1. David Appell. "Electromagnetic signals can predict earthquakes" New Scientist Print Edition 6/12/02.
2. I chose this article, "Electromagnetic signals can predict earthquakes", because it seemed intriguing and it was about the subject I was currently learning at school. This article is about electromagnetic signals that successfully predicted an earthquake in Japan. A new vocabulary word I learned from this article is propagated, which means to transmit or extend. Another word I discovered was proponents, which means one who argues in support of something; an advocate.
a. The author was investigating whether or not the small group of Japanese seismologists was correct in their theory that they could truly predict an earthquake with electromagnetic signals.
b. The methods the author used to come to the conclusion was he interviewed the scientists in Japan that believed electromagnetic signals were the way to go and also their opponents who thought they were "grasping at straws".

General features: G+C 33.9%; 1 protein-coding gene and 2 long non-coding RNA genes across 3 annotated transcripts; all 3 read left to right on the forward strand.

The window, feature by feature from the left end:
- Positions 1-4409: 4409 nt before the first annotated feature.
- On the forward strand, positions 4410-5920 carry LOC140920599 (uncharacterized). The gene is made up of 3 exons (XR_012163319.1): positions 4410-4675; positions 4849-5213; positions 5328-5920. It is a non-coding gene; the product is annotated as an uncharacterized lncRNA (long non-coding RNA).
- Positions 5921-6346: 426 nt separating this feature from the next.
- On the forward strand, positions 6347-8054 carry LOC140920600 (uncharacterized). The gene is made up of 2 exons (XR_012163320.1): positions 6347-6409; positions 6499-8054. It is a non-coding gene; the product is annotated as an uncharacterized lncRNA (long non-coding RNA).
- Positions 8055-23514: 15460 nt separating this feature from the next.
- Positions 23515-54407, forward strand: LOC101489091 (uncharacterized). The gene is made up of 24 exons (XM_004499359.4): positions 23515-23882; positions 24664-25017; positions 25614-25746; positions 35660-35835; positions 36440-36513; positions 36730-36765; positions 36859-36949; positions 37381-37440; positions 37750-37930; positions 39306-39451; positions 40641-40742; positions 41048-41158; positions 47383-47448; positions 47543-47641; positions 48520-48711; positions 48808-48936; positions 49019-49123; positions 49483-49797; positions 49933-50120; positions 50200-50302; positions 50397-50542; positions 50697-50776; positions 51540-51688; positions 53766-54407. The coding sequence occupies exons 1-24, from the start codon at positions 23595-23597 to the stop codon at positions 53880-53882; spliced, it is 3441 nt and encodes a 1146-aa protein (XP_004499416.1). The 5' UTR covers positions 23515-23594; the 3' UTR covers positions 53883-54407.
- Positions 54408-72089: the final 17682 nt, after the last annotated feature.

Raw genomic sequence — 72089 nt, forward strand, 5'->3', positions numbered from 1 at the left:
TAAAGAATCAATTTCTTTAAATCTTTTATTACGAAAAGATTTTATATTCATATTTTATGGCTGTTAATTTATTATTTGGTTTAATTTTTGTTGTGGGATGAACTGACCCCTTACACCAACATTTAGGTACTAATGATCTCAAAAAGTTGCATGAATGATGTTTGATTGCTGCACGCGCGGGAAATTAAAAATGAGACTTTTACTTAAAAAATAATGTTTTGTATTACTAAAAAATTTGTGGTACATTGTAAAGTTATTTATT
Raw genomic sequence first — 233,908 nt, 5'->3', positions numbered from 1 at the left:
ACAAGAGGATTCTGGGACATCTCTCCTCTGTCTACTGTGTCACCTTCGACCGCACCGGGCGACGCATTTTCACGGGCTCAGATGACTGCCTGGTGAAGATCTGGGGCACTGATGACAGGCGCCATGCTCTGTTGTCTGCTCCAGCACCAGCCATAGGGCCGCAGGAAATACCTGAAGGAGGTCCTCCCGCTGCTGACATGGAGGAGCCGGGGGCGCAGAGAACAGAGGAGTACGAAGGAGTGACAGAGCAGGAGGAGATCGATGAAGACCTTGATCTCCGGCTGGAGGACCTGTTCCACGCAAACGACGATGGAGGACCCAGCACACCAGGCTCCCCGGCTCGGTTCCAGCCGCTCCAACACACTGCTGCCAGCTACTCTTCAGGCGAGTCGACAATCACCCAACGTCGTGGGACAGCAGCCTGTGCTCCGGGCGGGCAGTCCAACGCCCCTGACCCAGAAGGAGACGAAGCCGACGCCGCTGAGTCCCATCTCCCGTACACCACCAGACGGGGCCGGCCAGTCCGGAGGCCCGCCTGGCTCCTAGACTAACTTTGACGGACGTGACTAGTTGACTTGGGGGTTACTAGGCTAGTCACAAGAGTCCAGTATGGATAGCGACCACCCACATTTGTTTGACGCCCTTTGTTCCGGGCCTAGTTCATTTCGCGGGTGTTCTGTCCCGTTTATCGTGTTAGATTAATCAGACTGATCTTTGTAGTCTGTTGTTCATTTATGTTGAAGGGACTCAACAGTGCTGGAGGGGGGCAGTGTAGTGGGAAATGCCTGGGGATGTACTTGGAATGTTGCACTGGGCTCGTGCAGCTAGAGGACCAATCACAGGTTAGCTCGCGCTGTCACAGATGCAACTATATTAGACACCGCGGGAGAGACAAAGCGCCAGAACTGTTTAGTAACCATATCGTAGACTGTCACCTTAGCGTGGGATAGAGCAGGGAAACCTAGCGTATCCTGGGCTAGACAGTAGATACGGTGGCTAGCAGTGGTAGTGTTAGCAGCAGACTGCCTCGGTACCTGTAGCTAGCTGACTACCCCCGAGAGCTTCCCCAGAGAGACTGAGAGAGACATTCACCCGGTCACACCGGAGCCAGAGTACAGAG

The seismologists used telephone wires to measure low frequency electromagnetic waves for every 10 seconds.
c. The evidence that the scientists found to support their conclusion was that their geological field readings showed unusual changes and that the strength of the signal that they had been receiving continued to grow strong until the earthquake occurred.
d. The materials or instruments the author used to help them with this study was VAN method that can maintain electrical activity, telephone wires as antennas, Richter scale, and conductive channels.
4. This article called, Electromagnetic signals can predict earthquakes, is about how some seismologists in Japan believed they could predict earthquakes with Electromagnetic signals with some support of geological field readings and some stable proof that it works. Although there were many critics that believed they were grasping at their straws those two Greek seismologists in Japan really...